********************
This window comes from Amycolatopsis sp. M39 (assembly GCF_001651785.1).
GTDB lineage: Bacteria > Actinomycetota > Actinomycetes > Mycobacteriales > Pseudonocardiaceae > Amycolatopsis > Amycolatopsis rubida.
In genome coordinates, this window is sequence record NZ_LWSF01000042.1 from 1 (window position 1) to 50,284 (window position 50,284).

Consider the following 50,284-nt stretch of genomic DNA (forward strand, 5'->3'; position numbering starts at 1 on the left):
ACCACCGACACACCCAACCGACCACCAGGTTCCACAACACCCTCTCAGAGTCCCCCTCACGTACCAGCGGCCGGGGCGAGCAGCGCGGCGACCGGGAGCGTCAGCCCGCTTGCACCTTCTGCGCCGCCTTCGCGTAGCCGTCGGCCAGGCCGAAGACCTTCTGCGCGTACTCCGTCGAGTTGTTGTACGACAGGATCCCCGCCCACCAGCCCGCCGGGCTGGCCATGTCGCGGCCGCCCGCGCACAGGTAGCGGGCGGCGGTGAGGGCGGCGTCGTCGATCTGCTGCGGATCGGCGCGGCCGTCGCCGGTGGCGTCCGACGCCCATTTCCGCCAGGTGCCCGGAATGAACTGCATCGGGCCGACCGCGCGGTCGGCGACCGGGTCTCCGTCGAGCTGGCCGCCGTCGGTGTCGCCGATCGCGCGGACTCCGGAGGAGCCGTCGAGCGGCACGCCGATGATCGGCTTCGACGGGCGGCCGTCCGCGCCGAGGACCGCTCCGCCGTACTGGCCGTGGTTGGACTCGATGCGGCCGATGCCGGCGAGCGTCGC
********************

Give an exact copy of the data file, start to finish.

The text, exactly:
This window comes from Amycolatopsis sp. M39 (assembly GCF_001651785.1).
GTDB lineage: Bacteria > Actinomycetota > Actinomycetes > Mycobacteriales > Pseudonocardiaceae > Amycolatopsis > Amycolatopsis rubida.
In genome coordinates, this window is sequence record NZ_LWSF01000042.1 from 1 (window position 1) to 50,284 (window position 50,284).

Consider the following 50,284-nt stretch of genomic DNA (forward strand, 5'->3'; position numbering starts at 1 on the left):
ACCACCGACACACCCAACCGACCACCAGGTTCCACAACACCCTCTCAGAGTCCCCCTCACGTACCAGCGGCCGGGGCGAGCAGCGCGGCGACCGGGAGCGTCAGCCCGCTTGCACCTTCTGCGCCGCCTTCGCGTAGCCGTCGGCCAGGCCGAAGACCTTCTGCGCGTACTCCGTCGAGTTGTTGTACGACAGGATCCCCGCCCACCAGCCCGCCGGGCTGGCCATGTCGCGGCCGCCCGCGCACAGGTAGCGGGCGGCGGTGAGGGCGGCGTCGTCGATCTGCTGCGGATCGGCGCGGCCGTCGCCGGTGGCGTCCGACGCCCATTTCCGCCAGGTGCCCGGAATGAACTGCATCGGGCCGACCGCGCGGTCGGCGACCGGGTCTCCGTCGAGCTGGCCGCCGTCGGTGTCGCCGATCGCGCGGACTCCGGAGGAGCCGTCGAGCGGCACGCCGATGATCGGCTTCGACGGGCGGCCGTCCGCGCCGAGGACCGCTCCGCCGTACTGGCCGTGGTTGGACTCGATGCGGCCGATGCCGGCGAGCGTCGC